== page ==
On Not Sucking As Much

Colin Wright, not sucking as much


In almost everything we do, we aim for victories.

Victories keep up motivated and allow us to show off to friends and generally make us feel like the winners we are. Wooo team! Go victories!

But more often than not we can’t achieve victories in any trackable amount of time.

TRUE victories come after years and years of work and research and training and sweating blood until one day you reach the goal you had originally aimed for. By then, though, the path to victory has become such a normal part of life, it would seem strange to even celebrate. In a lot of cases, the crossing of these finish lines goes completely unnoticed.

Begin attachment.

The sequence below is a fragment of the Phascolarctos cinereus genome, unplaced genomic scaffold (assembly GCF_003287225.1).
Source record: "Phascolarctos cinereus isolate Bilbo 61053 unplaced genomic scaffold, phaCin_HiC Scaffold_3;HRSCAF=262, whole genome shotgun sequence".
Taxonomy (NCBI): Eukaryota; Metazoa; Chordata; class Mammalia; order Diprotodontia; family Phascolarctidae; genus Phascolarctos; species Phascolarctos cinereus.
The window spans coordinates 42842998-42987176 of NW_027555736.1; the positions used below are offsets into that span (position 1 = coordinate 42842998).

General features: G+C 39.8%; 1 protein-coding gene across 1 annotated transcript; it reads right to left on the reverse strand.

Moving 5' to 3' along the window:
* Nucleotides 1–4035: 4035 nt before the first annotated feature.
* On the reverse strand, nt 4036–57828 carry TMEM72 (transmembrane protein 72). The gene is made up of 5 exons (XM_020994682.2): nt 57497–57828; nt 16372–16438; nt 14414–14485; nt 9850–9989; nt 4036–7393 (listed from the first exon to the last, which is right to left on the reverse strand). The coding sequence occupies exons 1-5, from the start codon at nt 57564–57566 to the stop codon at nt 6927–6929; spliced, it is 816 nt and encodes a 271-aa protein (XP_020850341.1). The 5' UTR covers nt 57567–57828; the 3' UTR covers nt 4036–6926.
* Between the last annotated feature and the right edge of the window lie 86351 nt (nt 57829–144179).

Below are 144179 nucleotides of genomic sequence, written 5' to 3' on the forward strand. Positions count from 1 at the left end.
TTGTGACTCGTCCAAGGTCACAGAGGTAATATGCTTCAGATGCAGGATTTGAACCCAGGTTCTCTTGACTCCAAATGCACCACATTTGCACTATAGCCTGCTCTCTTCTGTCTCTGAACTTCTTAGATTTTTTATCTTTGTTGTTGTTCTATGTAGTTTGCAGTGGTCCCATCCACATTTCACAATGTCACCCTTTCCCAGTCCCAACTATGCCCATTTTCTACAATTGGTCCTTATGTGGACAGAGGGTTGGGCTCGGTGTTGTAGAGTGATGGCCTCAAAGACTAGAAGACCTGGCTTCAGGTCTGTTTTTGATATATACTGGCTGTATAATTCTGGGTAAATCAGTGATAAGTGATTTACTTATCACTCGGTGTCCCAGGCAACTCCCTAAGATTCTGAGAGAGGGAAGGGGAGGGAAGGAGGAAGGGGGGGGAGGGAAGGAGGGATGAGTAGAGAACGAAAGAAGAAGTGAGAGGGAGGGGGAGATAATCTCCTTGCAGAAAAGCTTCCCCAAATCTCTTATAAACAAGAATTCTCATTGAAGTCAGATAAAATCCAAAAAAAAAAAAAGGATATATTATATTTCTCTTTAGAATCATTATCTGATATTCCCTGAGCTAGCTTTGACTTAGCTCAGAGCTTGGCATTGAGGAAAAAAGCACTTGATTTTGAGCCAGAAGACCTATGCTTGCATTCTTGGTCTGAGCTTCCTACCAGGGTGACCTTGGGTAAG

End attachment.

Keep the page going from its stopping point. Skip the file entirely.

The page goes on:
And this is great, because it means that we are living for the journey, not for the goal, and that means we’re also enjoying life a whole lot more.

But it’s still fun to celebrate, so I’d like to make a modest proposal: let’s celebrate not sucking as much as we did before.

Because let’s be honest, when we start completely fresh in a new field of study, we generally suck pretty bad. ANY movement closer to mastery is a good excuse for wild hand-waving, raucous dance parties and all kinds of cork popping.

Any time you stop and realize that you don’t suck as much at something as you used to, at the very least give yourself a pat on the back and acknowledge that you’re continuing to move forward.

It’s not a full victory yet, but it’s a mile marker on the way to where you want to be.

Bonus: below is a quick video I threw together a few days ago on the one-week anniversary of me trying to learn to juggle after about a decade of wanting to try (but never making the attempt). Note that I totally suck, but not as much as a week before.